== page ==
A 12-hour Assam Bandh called by the Adivasi Jatiyo Mahasabha on 18 January to protest exclusion of over 70 Adivasi communities in Assam from the purview of the bill and supported by organisations representing the six communities- affected normal life in different parts of Assam. Adivasi Jatiyo Mahasabha, the All Assam Tea Tribe Students' Association and other organisations have flayed both the Central and the state government for including only 36 of the total 108 Adivasi/Tea Tribe communities in Assam in the bill. These organisations have asked the government to desist from playing "divisive politics" and warned that the ruling BJP would have to face tough challenge if all the 108 Adivasi/Tea Tribe communities were not granted the ST status.
After the Asom Gana Parishad walked out of the BJP-led ruling coalition to protest the Citizenship ( Amendment) Bill, 2019, the Sonowal government has now become dependent on the support of the 12 legislators of the BPF as the BJP is short of three seats of the magic number of 64 in the House of 126-member Assam Assembly.
The three autonomous councils — BTC, KAAC and DHAC are under the Sixth Schedule of the Constitution which enjoy Legislative, Administrative and Financial autonomy in respect of the subjects delegated to these council.
Assam also has six autonomous councils created under acts passed by the Assam Assembly — three created in 1995- Rabha Hasong Autonomous Council (RHAC), Mising Autonomous Council (MAC), Tiwa Autonomous Council (TAC), and three created in 2005 — Deori Autonomous Council(DAC), Sonowal Kachari Autonomous Council (SKAC) and Thengal Kachari Autonomous Council (TKAC).
Even though the nomenclature of these autonomous councils is after the majority Scheduled Tribe community in the jurisdictions under these councils, other ST communities can also enjoy the political rights such as contesting and getting elected to the autonomous council bodies as seats are reserved in these councils for Scheduled Tribes.
BTC has 40 seats - 30 reserved for ST, 5 reserved for non-ST and 5 seats are open. Elections to the BTC is due in 2020.
RHAC, MAC and TAC have 36 seats each — 21 reserved for ST, for 4 reserved for ST women, 2 unreserved women and 9 unreserved seats. SKAC has 26 seats — 15 reserved for ST, 5 reserved for ST women, 5 unreserved, one reserved for general category, TKAC has 22 seats — 18 reserved for ST, 3 reserved for ST women, one reserved for general category, DAC has 18 seats — 14 reserved for ST, 3 reserved for ST women, one for general category.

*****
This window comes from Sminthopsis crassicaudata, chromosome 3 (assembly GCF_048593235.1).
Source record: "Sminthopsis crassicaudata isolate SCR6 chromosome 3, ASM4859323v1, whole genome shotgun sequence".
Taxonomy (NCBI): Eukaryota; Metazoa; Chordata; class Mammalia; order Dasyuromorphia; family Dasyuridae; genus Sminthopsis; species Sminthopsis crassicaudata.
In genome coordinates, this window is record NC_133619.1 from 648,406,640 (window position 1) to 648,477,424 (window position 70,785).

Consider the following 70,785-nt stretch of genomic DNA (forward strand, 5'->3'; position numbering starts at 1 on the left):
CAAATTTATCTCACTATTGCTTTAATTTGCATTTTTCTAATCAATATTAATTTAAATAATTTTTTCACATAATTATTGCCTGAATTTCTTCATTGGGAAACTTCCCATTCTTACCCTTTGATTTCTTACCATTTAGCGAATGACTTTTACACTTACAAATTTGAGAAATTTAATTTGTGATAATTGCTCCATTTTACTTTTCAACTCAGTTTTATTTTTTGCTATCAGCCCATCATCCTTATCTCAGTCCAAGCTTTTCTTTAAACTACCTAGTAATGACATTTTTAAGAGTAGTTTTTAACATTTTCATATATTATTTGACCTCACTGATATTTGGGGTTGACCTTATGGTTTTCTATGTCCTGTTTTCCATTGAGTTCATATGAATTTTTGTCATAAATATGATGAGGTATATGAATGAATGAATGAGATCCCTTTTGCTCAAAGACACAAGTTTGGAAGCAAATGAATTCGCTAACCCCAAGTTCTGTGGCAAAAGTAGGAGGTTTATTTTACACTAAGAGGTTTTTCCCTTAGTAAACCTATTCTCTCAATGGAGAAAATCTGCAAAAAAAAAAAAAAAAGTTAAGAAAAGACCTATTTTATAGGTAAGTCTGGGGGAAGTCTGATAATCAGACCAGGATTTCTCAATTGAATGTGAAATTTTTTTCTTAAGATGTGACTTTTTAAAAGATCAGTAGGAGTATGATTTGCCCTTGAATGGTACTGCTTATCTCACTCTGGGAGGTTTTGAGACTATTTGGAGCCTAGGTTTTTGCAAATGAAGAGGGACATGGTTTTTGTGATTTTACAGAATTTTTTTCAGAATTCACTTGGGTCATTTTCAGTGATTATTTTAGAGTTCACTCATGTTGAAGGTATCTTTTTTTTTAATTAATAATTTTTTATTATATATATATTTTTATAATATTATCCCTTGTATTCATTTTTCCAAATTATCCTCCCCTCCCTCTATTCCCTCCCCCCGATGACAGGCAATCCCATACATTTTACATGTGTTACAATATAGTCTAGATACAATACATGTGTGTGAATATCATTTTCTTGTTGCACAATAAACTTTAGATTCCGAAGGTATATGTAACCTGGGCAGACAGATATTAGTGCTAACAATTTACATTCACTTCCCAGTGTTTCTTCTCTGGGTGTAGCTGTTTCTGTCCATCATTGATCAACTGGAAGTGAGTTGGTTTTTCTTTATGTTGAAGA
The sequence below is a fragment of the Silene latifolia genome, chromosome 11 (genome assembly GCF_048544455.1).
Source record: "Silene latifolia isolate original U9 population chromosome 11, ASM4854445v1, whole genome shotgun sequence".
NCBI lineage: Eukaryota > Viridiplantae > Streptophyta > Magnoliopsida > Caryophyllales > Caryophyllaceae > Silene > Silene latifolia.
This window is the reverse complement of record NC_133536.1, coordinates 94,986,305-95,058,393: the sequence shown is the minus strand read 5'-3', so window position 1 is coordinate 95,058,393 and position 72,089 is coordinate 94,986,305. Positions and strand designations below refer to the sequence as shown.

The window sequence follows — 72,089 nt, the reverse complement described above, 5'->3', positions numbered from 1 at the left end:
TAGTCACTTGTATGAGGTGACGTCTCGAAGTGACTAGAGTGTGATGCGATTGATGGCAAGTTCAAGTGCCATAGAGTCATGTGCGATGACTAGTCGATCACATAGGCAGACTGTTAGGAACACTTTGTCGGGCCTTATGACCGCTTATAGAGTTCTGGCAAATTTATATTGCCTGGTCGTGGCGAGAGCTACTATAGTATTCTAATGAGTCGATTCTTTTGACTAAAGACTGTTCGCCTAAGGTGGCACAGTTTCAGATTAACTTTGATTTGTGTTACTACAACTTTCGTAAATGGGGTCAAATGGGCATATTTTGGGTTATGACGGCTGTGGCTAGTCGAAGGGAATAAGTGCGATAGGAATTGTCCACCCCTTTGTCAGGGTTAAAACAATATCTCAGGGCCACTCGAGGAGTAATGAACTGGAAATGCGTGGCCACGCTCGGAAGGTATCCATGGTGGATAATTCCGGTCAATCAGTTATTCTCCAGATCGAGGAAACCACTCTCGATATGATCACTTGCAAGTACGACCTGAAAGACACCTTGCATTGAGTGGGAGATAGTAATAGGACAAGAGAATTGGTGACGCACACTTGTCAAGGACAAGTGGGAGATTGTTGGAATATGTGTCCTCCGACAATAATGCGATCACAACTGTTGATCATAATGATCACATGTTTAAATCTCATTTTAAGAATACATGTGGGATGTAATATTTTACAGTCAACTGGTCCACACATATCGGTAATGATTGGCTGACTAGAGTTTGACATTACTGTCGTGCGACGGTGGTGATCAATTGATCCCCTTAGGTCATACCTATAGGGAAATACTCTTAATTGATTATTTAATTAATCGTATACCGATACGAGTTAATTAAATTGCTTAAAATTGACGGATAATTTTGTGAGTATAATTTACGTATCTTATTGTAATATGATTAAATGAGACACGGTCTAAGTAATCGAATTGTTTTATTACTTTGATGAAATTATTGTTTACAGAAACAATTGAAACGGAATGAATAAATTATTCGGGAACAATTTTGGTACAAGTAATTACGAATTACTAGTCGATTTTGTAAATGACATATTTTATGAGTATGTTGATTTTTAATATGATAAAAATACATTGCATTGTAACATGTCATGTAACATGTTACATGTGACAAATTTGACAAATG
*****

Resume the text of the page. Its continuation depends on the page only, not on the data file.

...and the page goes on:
Each of these six autonomous councils under state acts has Core and Satellite Areas. The Satellite Areas consists of non-contiguous cluster of villages predominantly inhabited by Scheduled Tribes population having 50 per cent and above as a whole in the cluster and not necessarily in the individual villages. It defines the "Core Areas" to be the compact and contiguous areas predominantly inhabited by Scheduled Tribes population having 50 per cent and above as a whole in the area and not necessarily in the individual villages.
Among the six new communities proposed to be granted ST status, Koch Rajbnoghsis and the Adivasis have significant population in BTAD. The GoM constituted by Sonowal government faces a daunting task to prevent bitter memories of a series violent ethnic conflict triggered by miscreants among Bodo and Adivasi communities in the past is not revived over the ST issue and disturb fragile peace in BTAD areas. A series of ethnic conflicts in 1996, 1998 and in 2014 led to displacement of lakhs of Bodo and Adivasi people and claimed several hundred lives but the two communities have been living in harmony leaving behind such bitter past.
BTAD covers an area of 8970 km and has total population of 31,55,359 ( 2011 Census). ST population in BTAD is 8,77,044 and the Bodos account for 90 per cent of the total ST population. BTC evolved as New Delhi, Dispur and Bodo organisations experimented different power and governance sharing models over the past more than three decades since the Bodos launched movement for creation of separate state of Bodoland. All Bodo Students Union (ABSU) has revived its statehood demand and claims that BTC has failed to fulfil the aspiration of the Bodo people. On the other hand, organisations of Koch Rajbongshis including the All Koch Rajbonghshi Studets Union (AKRSU) have been demanding creation of separate Kamatapur state and ST status to Koch Rajbongshis. Territories of demanded Bodoland State and Kamatapur state overlap.
In a bid to counter growing opposition against the Citizenship (Amendment) Bill, 2019 in the state, the BJP-led coalition government claimed that the ST status to the six communities and Constitutional Safeguard under clause 6 of Assam Accord would make Assam "an invincible fort of indigenous people."
However, the Constitution (Scheduled Tribes) Order (Amendment) Bill triggering discontentment among both the existing ST communities and the new communities proposed, Sonowal has no option but to keeping walking the tightrope to keep everyone happy.
The author is a senior journalist and editor of NEZINE
Updated Date: Jan 21, 2019 12:50:09 IST